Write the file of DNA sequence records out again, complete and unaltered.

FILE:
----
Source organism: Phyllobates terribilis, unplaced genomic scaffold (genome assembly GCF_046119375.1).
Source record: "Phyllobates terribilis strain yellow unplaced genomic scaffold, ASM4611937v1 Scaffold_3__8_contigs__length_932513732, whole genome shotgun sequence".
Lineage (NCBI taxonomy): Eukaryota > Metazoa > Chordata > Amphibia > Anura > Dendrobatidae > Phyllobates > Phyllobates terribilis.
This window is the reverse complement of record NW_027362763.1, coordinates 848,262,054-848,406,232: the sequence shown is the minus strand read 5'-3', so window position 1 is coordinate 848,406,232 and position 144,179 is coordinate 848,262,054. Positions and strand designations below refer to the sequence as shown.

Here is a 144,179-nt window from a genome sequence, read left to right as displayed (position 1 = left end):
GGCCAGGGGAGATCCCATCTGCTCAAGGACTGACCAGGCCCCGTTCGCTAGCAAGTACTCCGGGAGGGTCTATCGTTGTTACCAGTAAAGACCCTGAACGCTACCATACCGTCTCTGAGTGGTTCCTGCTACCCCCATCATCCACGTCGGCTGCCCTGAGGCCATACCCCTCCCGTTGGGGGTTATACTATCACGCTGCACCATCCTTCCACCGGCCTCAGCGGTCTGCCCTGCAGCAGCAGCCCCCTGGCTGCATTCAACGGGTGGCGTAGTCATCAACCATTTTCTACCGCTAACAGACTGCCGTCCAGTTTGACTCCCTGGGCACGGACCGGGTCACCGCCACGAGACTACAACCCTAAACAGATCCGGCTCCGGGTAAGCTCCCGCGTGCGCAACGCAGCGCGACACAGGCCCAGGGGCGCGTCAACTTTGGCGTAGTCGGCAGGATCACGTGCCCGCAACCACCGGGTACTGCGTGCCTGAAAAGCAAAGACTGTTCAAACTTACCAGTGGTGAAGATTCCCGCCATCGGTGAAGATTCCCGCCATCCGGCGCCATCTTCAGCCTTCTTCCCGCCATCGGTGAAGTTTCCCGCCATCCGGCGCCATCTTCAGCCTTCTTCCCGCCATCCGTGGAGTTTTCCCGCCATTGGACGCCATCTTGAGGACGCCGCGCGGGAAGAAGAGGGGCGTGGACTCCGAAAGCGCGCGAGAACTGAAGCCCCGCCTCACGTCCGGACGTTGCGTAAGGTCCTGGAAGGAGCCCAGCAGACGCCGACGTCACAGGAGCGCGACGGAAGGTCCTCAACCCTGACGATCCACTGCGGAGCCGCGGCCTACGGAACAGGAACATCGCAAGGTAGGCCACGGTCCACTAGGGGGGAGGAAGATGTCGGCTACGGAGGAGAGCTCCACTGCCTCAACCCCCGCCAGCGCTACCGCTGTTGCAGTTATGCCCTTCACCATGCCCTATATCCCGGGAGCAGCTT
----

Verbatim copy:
Source organism: Phyllobates terribilis, unplaced genomic scaffold (genome assembly GCF_046119375.1).
Source record: "Phyllobates terribilis strain yellow unplaced genomic scaffold, ASM4611937v1 Scaffold_3__8_contigs__length_932513732, whole genome shotgun sequence".
Lineage (NCBI taxonomy): Eukaryota > Metazoa > Chordata > Amphibia > Anura > Dendrobatidae > Phyllobates > Phyllobates terribilis.
This window is the reverse complement of record NW_027362763.1, coordinates 848,262,054-848,406,232: the sequence shown is the minus strand read 5'-3', so window position 1 is coordinate 848,406,232 and position 144,179 is coordinate 848,262,054. Positions and strand designations below refer to the sequence as shown.

Here is a 144,179-nt window from a genome sequence, read left to right as displayed (position 1 = left end):
GGCCAGGGGAGATCCCATCTGCTCAAGGACTGACCAGGCCCCGTTCGCTAGCAAGTACTCCGGGAGGGTCTATCGTTGTTACCAGTAAAGACCCTGAACGCTACCATACCGTCTCTGAGTGGTTCCTGCTACCCCCATCATCCACGTCGGCTGCCCTGAGGCCATACCCCTCCCGTTGGGGGTTATACTATCACGCTGCACCATCCTTCCACCGGCCTCAGCGGTCTGCCCTGCAGCAGCAGCCCCCTGGCTGCATTCAACGGGTGGCGTAGTCATCAACCATTTTCTACCGCTAACAGACTGCCGTCCAGTTTGACTCCCTGGGCACGGACCGGGTCACCGCCACGAGACTACAACCCTAAACAGATCCGGCTCCGGGTAAGCTCCCGCGTGCGCAACGCAGCGCGACACAGGCCCAGGGGCGCGTCAACTTTGGCGTAGTCGGCAGGATCACGTGCCCGCAACCACCGGGTACTGCGTGCCTGAAAAGCAAAGACTGTTCAAACTTACCAGTGGTGAAGATTCCCGCCATCGGTGAAGATTCCCGCCATCCGGCGCCATCTTCAGCCTTCTTCCCGCCATCGGTGAAGTTTCCCGCCATCCGGCGCCATCTTCAGCCTTCTTCCCGCCATCCGTGGAGTTTTCCCGCCATTGGACGCCATCTTGAGGACGCCGCGCGGGAAGAAGAGGGGCGTGGACTCCGAAAGCGCGCGAGAACTGAAGCCCCGCCTCACGTCCGGACGTTGCGTAAGGTCCTGGAAGGAGCCCAGCAGACGCCGACGTCACAGGAGCGCGACGGAAGGTCCTCAACCCTGACGATCCACTGCGGAGCCGCGGCCTACGGAACAGGAACATCGCAAGGTAGGCCACGGTCCACTAGGGGGGAGGAAGATGTCGGCTACGGAGGAGAGCTCCACTGCCTCAACCCCCGCCAGCGCTACCGCTGTTGCAGTTATGCCCTTCACCATGCCCTATATCCCGGGAGCAGCTT